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Tickers in this Article: RTP, CCJ, UEC, URRE, DNN, URZ
The unexpected news of a violent political upheaval in the semi-obscure former Soviet Central Asian country of Kyrgyzstan, is unlikely to have any direct effect on world markets. But, if the unrest spreads to adjoining states in the region, with similarly autocratic regimes, then it could possibly put about one-quarter of the world's uranium production at risk.

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"Borat-stans" Are Key Uranium Producers
While production of uranium from stable countries like Canada and Australia accounts for about 40% of global production, about 25% of the world's mined supply of uranium comes from the Central Asian countries of Kazakhstan and Uzbekistan. Both countries share a border with Kyrgyzstan and according to the CIA, have the same type of authoritarian government rule as was apparently overthrown next door. Ongoing ethnic tensions, environmental pressures centered on scare water resources, a narrow economic base and poor labor and social conditions are also present to the same degree that sparked the upheaval in Kyrgyzstan.

Disruption Could Send Prices Soaring
If such a scenario were to unfold, then it's not unreasonable to suggest that a large chunk of the world's uranium production could be adversely affected. With the world's nuclear power generating capacity set to increase significantly over the next decade as a means to reducing green house gas emissions, thus increasing uranium demand, any strategic disruption of supply could cause a spike in uranium prices.

Some U.S.-Listed Uranium Plays
In light of all this, it might just be the right time to take a stake in a uranium company. While the listed shares for most public companies that are either at the production or exploration stage can be mostly found on Canadian or Australian exchanges, a handful of uranium pure plays can be found on U.S. exchanges. These include a range of companies from market giants like Rio Tinto (NYSE:RTP) and Cameco (NYSE:CCJ) which are the world's first and second largest producers of uranium, to a smaller Canadian producer like Denison (AMEX:DNN), or small somewhat speculative exploration plays like Uranium Energy (AMEX:UEC), Uranium Resources (Nasdaq:URRE) or Uranerz (AMEX:URZ) all of whom are active exploring for mineable uranium deposits primarily in the continental U.S. and Canada.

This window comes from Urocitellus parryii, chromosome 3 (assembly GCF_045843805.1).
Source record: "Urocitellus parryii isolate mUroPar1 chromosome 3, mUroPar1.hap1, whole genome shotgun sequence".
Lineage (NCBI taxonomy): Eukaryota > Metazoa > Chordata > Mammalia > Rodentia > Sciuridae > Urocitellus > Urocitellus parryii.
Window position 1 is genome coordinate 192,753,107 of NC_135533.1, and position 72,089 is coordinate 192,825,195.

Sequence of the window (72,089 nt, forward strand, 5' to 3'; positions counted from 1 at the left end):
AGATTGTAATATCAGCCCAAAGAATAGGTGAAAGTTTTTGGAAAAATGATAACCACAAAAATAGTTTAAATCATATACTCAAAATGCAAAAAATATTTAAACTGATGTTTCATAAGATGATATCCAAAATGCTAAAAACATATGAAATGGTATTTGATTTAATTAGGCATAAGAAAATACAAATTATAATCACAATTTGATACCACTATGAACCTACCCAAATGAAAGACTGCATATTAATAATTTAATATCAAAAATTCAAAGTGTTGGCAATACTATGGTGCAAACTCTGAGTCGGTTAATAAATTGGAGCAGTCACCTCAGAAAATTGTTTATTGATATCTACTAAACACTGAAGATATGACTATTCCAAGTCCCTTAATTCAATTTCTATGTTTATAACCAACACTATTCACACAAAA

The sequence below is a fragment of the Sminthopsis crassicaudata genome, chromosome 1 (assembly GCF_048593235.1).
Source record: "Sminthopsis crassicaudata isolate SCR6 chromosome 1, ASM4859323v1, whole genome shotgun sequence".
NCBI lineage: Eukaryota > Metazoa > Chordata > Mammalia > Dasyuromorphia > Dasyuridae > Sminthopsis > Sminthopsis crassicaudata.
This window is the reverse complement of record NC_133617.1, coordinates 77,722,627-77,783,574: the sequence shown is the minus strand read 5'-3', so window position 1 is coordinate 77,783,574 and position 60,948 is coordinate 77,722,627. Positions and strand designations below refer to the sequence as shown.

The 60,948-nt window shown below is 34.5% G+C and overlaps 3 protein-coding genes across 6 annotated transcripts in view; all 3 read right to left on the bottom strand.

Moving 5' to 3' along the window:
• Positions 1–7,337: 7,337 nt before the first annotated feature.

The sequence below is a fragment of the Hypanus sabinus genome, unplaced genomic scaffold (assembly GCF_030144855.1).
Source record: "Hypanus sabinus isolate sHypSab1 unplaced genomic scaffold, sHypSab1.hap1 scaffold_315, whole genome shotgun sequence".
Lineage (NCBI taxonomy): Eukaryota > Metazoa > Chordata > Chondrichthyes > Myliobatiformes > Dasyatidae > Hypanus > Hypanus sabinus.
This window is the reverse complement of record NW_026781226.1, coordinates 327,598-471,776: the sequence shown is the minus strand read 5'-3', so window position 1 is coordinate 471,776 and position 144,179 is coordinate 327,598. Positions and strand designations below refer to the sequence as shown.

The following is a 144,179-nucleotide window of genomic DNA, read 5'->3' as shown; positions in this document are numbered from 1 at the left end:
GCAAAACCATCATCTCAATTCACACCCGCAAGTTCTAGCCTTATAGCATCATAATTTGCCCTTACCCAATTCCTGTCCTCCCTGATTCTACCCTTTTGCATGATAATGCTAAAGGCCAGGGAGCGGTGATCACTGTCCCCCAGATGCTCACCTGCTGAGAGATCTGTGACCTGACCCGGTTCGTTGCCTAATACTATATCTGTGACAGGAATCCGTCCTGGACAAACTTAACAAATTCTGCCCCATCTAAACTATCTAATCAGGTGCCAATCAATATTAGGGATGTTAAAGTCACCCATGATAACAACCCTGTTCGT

The Bottom Line
At around $40 a pound, current uranium prices are well down from the levels reached in 2007, when the prices spiked to nearly $140 a pound. Supply concerns drove the price up at that time, and while there's no guarantee that prices could once again reach those levels, such past performance does imply that the potential for such dramatic price moves is possible. And the catalyst could be a sudden and unexpected shift in the global supply dynamic. (Unsure of how to get started? Check out How To Invest In Commodities to learn more.)

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